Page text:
Stalag No.s and locations

Discussion in 'Prisoners of War' started by dbf, Aug 26, 2008.

  1. BarbaraWT

    BarbaraWT Member

    Stefan,
    Thanks very much for the suggestions. We have tried our contacts at wartimeguides but their reply seems a little unlikely, based on what we know so far.
    Had a look at the story of Pte W Jones. Interesting to see XXA (3) but no clue there either :(
    Thanks again
    Barbara
     
  2. RosyRedd

    RosyRedd Senior Member

    Hi Barbara - I've just seen this: Stalag XXID

    And (at Laufen, at least) the PoWs had room numbers - is it likely this could be what it is?

    Jules

    Added: sorry - scrap that idea - have just seen Stalag XX.I.D.9: Stalag XXID
     
    Last edited: Dec 24, 2017
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  3. BarbaraWT

    BarbaraWT Member

    Thanks Jules, the idea still has merit. Much appreciated.
    Barbara
     
  4. Alucard

    Alucard Member

    Barbara,
    Have you seen this.

    BBC - WW2 peoples war - 1/7th Royal Warwickshire Regiment C Company

    There is a reference to Stalag XXA (3A)
     
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  5. Alucard

    Alucard Member

    Barbara,

    I came upon this when looking at something else.

    Have you seen this.

    google ' wartime memories project bab 20 '

    Please scroll to the entry for Charles Leslie ' Timber ' Woods Northumberland Fusiliers
    Within this account there are references to 11A 12A & 13A at Stalag XXA Thorn They are described as temporary camps.

    Just a further thought. Is the 3A that you are searching for actually 13A ? I put this forward as a suggestion, as the Fort numbers at Thorn that housed the POW's appear to be Fort X ( 10 ) through to Fort XV11 ( 17 )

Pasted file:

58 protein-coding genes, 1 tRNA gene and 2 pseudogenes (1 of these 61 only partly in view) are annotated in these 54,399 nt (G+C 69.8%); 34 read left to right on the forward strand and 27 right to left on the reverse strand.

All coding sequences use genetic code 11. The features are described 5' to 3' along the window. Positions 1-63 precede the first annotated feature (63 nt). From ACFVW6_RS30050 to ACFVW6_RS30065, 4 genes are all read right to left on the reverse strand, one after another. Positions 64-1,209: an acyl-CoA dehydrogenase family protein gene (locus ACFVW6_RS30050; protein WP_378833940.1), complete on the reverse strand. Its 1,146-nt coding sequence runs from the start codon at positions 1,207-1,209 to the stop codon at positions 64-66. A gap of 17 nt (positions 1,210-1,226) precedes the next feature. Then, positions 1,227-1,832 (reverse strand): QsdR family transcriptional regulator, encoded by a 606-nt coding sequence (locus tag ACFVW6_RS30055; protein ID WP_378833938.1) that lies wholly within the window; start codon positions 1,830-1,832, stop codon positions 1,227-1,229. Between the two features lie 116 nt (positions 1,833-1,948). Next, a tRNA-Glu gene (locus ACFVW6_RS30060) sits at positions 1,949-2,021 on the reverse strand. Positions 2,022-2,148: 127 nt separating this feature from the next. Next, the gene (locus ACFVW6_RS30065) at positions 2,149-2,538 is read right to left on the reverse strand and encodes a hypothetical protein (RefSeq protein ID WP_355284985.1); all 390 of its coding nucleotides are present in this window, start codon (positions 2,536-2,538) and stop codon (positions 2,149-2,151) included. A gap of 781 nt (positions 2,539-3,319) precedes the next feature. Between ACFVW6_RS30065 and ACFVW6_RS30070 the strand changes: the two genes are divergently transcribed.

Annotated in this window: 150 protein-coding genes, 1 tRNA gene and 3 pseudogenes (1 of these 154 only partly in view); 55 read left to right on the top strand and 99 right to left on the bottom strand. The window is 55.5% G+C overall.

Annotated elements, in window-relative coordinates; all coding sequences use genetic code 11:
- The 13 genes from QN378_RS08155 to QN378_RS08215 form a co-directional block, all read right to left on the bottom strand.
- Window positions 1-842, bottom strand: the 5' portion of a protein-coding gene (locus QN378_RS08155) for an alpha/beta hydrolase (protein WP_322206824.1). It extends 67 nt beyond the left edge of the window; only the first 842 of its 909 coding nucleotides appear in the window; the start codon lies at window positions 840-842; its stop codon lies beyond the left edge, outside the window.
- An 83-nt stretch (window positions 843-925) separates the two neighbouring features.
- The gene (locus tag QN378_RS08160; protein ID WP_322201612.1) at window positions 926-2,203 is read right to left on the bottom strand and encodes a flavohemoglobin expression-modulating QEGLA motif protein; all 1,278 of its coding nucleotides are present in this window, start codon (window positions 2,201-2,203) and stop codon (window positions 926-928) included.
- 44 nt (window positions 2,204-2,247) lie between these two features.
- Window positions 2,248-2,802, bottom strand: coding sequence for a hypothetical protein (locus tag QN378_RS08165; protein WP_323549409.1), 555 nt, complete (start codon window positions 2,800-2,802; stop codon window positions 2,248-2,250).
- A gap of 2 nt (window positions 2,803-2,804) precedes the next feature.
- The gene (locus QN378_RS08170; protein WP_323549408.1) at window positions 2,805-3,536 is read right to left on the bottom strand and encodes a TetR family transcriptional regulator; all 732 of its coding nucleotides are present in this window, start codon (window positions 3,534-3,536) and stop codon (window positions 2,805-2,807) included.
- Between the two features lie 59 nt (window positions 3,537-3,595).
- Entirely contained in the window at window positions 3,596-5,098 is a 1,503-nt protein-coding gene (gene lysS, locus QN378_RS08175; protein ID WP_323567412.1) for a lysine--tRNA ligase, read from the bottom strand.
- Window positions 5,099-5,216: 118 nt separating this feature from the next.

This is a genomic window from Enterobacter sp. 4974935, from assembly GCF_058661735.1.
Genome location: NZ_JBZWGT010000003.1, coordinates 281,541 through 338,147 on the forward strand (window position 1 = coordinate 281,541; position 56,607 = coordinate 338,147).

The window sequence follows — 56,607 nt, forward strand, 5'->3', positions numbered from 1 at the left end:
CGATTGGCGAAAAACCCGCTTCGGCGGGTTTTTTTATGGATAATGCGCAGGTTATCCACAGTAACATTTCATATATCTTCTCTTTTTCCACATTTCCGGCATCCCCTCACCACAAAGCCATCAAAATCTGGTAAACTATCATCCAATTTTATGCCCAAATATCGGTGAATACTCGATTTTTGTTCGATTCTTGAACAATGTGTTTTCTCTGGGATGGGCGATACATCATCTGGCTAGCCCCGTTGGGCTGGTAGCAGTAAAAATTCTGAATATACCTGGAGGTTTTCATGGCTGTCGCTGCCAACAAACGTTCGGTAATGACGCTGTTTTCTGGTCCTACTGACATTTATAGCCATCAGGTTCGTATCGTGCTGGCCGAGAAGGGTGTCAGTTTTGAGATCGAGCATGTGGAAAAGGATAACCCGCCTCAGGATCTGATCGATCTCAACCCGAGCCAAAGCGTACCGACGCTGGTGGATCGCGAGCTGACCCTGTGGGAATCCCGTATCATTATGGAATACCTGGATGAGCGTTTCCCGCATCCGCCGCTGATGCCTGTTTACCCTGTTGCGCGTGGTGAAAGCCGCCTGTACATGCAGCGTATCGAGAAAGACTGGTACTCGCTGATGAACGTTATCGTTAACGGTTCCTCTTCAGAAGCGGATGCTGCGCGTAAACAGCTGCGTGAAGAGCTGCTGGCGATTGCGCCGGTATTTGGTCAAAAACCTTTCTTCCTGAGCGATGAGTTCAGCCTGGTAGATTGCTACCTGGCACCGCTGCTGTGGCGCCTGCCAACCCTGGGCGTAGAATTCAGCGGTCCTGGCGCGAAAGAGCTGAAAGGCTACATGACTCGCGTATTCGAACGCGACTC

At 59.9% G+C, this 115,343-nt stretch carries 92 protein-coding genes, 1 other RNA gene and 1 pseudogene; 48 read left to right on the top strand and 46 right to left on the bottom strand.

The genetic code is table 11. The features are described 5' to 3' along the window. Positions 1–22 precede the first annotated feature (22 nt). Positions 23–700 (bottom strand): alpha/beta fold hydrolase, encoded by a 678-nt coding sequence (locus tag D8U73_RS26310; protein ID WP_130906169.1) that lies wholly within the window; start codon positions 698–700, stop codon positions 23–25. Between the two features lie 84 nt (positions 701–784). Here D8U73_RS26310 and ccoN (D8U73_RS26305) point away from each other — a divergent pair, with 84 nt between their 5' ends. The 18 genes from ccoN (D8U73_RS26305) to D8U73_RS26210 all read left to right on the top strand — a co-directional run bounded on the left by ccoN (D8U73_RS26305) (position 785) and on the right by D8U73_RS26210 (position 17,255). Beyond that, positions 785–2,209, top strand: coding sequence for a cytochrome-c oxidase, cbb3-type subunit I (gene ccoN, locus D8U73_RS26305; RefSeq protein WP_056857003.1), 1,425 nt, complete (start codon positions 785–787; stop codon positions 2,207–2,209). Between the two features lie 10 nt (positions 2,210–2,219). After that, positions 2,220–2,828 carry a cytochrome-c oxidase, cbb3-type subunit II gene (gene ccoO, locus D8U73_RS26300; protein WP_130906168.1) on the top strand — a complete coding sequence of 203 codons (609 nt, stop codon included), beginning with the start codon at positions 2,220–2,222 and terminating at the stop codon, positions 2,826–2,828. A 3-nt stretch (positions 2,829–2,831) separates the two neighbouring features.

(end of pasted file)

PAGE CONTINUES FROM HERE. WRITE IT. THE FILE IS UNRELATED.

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  6. BarbaraWT

    BarbaraWT Member

    Thank you. All these points are possible.
     
  7. Alucard

    Alucard Member

    Barbara,
    In further relation to Stalag XXA 3A. I thought I would pass this onto you as it just may be helpful - I don't know.

    I have only the other day unearthed a letter from a bunch of papers that I have never seen before. It is a letter sent to my father who was at Stalag XXA, from his brother. The letter is dated 28th April 1941. It is of course addressed to my father, and the final line of the address reads, Stalag XXA 5. Now, I know for certain that in April 1941 my father was at a camp at Bromberg, which was a sub camp of Stalag XXA.

    Does the 3A that you seek & in this case the 5 happen to indicate the areas of work that the POW's from Stalag XXA were sent to. ???

    This of course is a pure guess, because I do not have any other letters to help compare address headings.
     
    Last edited: Jan 26, 2018
  8. BarbaraWT

    BarbaraWT Member

    Alucard, THANKs for that insight. That’s possible isn’t it.
    B
     
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  9. Alucard

    Alucard Member

    Hello Barbara

    Just a little something that may be of interest around 'numbers of camps' at Stalag XXA. I came across a small write up in the Joint War Organisation, prisoners of war department, monthly journal of September 1942. The information that appears in these journals generally appears to be around five months following the event.

    Here is the pertinent detail re Stalag XXA
    ' This camp is divided into three forts and camp 13a, which is a work camp. '

    A later edition of the journal put the number of forts in use at Stalag XXA as four.

    From what I have so far researched Stalag XXA was made up of Fort X through to Fort XV11.

    I do know from personal documentation passed to me from a former pow at Stalag XXA, that in November 1941 there were at least two forts in use at Stalag XXA, ie. Fort X11 and Fort XV and also a place that had formerly been used as a balloon hanger. ( Which to date, the location of what had been the former balloon hanger, eludes detection.)

    Therefore taking these journal items into consideration. The number of forts used may have increased as and when space was required. However I have found at times that some of these official statements on pow camps differ from personal experiences of those who were in the location.